Saturday April 27, 2019:
4.6 billion years in service and counting...
- About 4.6 billion years old
- Diameter of 1.39 million km (864,000 miles)
- Mass of 2 x 10^30 kg (2 followed by 30 zeros)
- Average distance from Earth: 1 Astronomical Unit (AU) = 150 million km (93 million miles)
- Surface temperature: 5,500 C (10,000 F)
- Core temperature: 15,0000,000 C (27,000,000 F)
- G-type main-sequence star (spectral class)
- Made of plasma (ionized gas, 4th state of matter)
- Contains: ~73% hydrogen (H), ~25% helium (He), ~2% O, C, Ne, Fe
For the past 4.6 billion years, our closest star, the Sun, has been powering the solar system and keeping the planets, dwarf planets, asteroids, Kuiper Belt Objects (KBO), comets, and other contents bounded by its center of mass*. All this while the Sun orbits the center of the Milky Way Galaxy about 26,000 light years (ly) away. The orbit takes between 225 and 250 million years! Our Sun is 109 times Earth's diameter, 330,000 times Earth's mass, and is located only about 8.33 light minutes away (8 min 19 sec at light speed). (Light travels, in a vacuum (space), at 300,000 km/s, or 186,000 mi/s.) What's remarkable, to the matter of mass, it holds 99.8% of the solar system's mass. It contains mainly hydrogen (lightest and most abundant element in the universe), where under the extreme temperature and pressure of the Sun's core, fuses together to form helium yielding tons of energy. This process is called nuclear fusion. Do not be confused with nuclear fission. That's the process being used at today's nuclear power plants where heavier radioactive elements such as uranium is broken down to lighter elements. In fusion, two atoms fuse together to form a heavier one. For a star like the Sun, nuclear fusion proceeds for billions of years until there is no fuel left (the hydrogen then helium).
As the Sun ages, it will fuse together all the hydrogen that's left into helium. Since the core is hot enough, it will then fuse the helium atoms. After helium, the Sun's core cannot fuse heavier elements, therefore, the core will collapse under the Sun's intensive interior pressure. As that happens, the outer layer of the Sun expands into space, thus it gets bigger. The swelling of the Sun is expected to surpass Venus' orbit possibly into Earth's. Here, the Sun turns into a red giant and at this stage, our home the Earth is vaporized, sterilized of life as we know it. Does a supernova occur? No! The mass isn't great enough. Supermassive stars (>8 solar masses, 1 solar mass = mass of sun) undergo supernovae at the end of their lives. Instead, the Sun sheds its outer layers forming a planetary nebula and what's left in the middle is a white dwarf. White dwarfs don't fuse anything, it's more of a hot glow. Eventually the glow dissipates over the course of many billions of years. Yes, this is how our solar system ends. Whatever planets survive turn into rogue planets roaming the galaxy. Don't worry, though, this doesn't happen for another 5 billion years. A star like the Sun has a life expectancy of about 10 billion years. In the meantime, enjoy life!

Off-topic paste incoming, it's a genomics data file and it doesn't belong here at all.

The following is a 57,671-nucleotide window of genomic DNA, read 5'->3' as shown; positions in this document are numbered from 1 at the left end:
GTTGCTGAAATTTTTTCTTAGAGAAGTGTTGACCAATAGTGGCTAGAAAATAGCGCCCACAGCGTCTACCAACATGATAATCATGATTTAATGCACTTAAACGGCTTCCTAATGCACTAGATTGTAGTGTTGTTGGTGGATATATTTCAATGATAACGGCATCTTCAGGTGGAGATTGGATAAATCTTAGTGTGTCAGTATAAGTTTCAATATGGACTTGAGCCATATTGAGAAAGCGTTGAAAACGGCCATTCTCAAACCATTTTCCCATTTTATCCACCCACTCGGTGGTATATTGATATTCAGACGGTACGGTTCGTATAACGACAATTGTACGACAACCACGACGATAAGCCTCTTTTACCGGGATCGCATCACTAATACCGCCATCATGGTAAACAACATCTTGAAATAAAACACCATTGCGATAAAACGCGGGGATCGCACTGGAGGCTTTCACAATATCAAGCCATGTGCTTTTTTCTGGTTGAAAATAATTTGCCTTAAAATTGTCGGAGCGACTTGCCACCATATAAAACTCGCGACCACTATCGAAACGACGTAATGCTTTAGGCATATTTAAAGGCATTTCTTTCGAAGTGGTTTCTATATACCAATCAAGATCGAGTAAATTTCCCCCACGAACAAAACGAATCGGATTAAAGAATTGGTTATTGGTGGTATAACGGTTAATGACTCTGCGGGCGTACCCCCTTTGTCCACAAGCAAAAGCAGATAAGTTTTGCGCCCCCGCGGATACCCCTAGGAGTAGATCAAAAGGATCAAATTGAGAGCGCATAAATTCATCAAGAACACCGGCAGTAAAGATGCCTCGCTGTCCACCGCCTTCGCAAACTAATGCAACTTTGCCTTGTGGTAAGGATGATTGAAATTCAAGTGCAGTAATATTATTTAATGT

Our Sun has an 11-year cycle (plus, minus few years) where solar activity is high and low. When activity is high, there are greater occurrences of solar flares and prominences (see image below). When activity is low, occurrences are less. For the past few years, we have been at a low. The last high was 2012/2013 and next should be around 2024. As you can see in the image above, there are a couple sunspots (right). During high activity, sunspots are common throughout the Sun. They are produced after the eruption of flares. These are cooler regions on the Sun's surface, so they are dark. (Still hot though.) Solar flares spew out Solar Energetic Particles (SEP) into space carried by solar winds outward. These charged (or ionized) particles travel at millions of km per hour. If the flare is aimed at Earth, it would take a few days to reach us. Our protective magnetic field deflects most of the particles, but some do make it to Earth's upper atmosphere producing the northern and southern lights, auroras. Did not get into layers of the Sun, but it's shown below. Be thankful to this star for your existence.
(*We orbit the sun because the center of mass is located inside of it. Center of mass is the point where the weighted relative position of the distributed mass sums to zero. As with stars orbiting the center of the Milky Way, the center of mass is located there. Center of Milky Way is home to Sagittarius A*, a supermassive black hole.)
Graphic created by Kelvinsong.
Information has been sourced from space.com.
Visit the link below for more information about the Sun:
The Sun is only one of hundreds of billions of stars in our Milky Way Galaxy. Additionally, at least hundreds of billions of galaxies that exist in the universe. There are plenty of other sun-like stars out there since they are main-sequence. Most stars are in the main-sequence. Stars are classified by type based on their size, temperature, and luminosity. The types are (hottest to coolest): O, B, A, F, G, K, M. (As mentioned before, the Sun is G-type with its surface temperature at 5,500 C.) In that order, you get blue supergiants (least common) to red dwarfs (most common). Much more on stars later.....
Our Sun is only one of countless stars.
Inspire to imagine, explore, and capture the moment (space edition)